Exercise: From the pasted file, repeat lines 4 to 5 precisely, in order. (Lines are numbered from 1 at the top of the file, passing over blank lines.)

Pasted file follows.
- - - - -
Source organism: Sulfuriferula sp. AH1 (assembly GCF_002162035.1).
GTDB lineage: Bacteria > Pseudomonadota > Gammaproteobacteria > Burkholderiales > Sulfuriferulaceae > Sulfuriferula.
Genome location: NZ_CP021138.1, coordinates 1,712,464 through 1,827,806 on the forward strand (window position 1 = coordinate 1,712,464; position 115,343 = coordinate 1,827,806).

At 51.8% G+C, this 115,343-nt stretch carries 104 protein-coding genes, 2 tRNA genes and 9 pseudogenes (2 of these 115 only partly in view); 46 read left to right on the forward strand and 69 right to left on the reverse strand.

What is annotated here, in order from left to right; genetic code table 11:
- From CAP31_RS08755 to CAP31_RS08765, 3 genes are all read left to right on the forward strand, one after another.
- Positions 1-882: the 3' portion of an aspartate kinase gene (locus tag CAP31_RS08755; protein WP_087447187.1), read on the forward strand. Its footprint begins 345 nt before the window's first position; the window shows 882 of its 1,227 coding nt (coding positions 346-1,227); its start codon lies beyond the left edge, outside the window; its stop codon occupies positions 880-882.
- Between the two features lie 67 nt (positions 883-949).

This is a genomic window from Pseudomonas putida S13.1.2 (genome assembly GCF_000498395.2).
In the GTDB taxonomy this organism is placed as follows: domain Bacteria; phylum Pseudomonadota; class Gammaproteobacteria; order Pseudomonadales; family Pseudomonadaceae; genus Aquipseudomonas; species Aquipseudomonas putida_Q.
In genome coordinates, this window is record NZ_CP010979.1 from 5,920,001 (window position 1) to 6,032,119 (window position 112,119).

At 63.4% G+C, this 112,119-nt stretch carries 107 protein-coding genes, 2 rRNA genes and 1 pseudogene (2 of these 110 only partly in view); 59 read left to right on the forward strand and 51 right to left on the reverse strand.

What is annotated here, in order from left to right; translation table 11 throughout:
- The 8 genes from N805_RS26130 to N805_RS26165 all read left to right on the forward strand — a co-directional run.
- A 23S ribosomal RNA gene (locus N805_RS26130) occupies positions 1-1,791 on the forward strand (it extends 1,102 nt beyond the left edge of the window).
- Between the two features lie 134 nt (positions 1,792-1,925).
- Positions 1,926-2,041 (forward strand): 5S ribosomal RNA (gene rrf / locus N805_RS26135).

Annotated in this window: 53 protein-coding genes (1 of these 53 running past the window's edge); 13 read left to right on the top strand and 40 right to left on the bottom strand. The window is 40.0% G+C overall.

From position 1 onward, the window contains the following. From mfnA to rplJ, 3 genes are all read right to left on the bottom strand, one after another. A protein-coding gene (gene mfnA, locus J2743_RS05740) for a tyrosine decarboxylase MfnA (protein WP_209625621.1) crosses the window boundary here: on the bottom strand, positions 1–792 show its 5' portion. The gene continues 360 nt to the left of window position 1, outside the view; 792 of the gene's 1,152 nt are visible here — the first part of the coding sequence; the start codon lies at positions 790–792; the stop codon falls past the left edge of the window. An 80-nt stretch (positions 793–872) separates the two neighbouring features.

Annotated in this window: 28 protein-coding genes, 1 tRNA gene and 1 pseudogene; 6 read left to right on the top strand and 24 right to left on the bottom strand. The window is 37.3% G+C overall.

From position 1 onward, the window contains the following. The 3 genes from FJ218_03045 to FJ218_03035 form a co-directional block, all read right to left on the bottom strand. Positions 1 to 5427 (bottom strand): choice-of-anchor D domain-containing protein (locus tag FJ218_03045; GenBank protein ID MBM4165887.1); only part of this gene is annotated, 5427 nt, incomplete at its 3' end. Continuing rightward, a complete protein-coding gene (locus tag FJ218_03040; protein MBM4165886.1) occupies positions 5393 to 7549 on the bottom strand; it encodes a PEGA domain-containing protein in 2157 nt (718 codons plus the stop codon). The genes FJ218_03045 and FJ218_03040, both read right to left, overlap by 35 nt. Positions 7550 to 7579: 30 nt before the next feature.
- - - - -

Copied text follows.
At 51.8% G+C, this 115,343-nt stretch carries 104 protein-coding genes, 2 tRNA genes and 9 pseudogenes (2 of these 115 only partly in view); 46 read left to right on the forward strand and 69 right to left on the reverse strand.

What is annotated here, in order from left to right; genetic code table 11: